Autism Spectrum Disorder (ASD) is a condition that impacts brain development, leading to challenges in communication, social interaction, and includes – but is not limited to – repetitive behaviour patterns. The term ‘spectrum’ is used to signify the range of behaviours and autistic characteristics. Children with autism usually show symptoms within the first year, with the formative years and schooling playing a huge role.

To allow autistic children to flourish and thrive, it is important to create classrooms where their uniqueness is celebrated rather than looked down upon. SocialStory discusses a few ways to create inclusive and diverse classrooms.

Outcomes-as-a-Service (OaaS): Transforming safety and citizen services

What if a business tells you that instead of selling smart cameras and video surveillance systems, it offers public safety by helping avert and reduce urban crime and road accidents?

Instead of selling intelligent traffic management systems, what if it puts across the value proposition as making city traffic flow smoother, helping citizens save on time lost in traffic jams, save on fuel cost and reduce carbon emissions?

The list can go on to include public services ranging from lighting, waste collection, parking to even public Wi-Fi. Some might see this as a marketing spin, shifting the focus from the products and their features to the resultant benefits to the customers, which in this case are community operators such as city governments, city managers and eventually the citizens and societies at large. After all, customers have always wanted solutions to problems, not products or services.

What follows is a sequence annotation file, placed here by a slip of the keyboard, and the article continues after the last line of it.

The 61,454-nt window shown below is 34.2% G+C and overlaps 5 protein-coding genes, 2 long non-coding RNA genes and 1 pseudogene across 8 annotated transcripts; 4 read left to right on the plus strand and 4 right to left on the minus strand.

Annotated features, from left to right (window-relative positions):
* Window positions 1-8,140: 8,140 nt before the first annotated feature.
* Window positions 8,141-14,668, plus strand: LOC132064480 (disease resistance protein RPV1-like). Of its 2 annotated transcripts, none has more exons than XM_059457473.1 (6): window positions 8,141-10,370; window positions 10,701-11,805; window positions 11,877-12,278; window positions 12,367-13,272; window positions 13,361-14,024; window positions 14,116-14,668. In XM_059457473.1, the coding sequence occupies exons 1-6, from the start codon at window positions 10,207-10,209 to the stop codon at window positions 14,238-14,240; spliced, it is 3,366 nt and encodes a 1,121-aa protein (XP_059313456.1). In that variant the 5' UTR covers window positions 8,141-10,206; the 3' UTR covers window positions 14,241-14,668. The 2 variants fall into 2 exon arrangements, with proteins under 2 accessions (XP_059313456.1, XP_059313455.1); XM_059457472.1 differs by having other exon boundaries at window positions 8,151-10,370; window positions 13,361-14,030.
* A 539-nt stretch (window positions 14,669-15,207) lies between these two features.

India's agriculture ecosystem needs interventions at the industry, institution, and individual farmer level

India is growing at a rapid pace and so is the use of technology in the growing sectors of the country. A major mass of the population is still dependent and practising agriculture as its primary source of income. India has been in a continuous tryst with its farming infra, practices and associated communities since independence. With the sector still contributing around 15-20 percent to the national GDP of the country over few decades, and its diverse and changing needs across its regions, India has been driving necessary and timely interventions at industry, institution, and individual farmer level for its constant manifestation.

As agriculture is a sector that emotionally appeals to the masses, Indian agencies were prompted to undertake policy measures to stimulate industry landscape by improving access to credit and widening scope of crop insurance. Setting up and enabling institutions to mobilise essential agri services and new-age technology production inputs further, empowering individual farmers through incentives like subsidies on input resources across the farming value chain and enhancing their social security conditions.

YourStory’s flagship startup-tech and leadership conference will return virtually for its 13th edition on October 25-30, 2021. Sign up for updates on TechSparks or to express your interest in partnerships and speaker opportunities here.

For more on TechSparks 2021, click here.

Edited by Kanishk Singh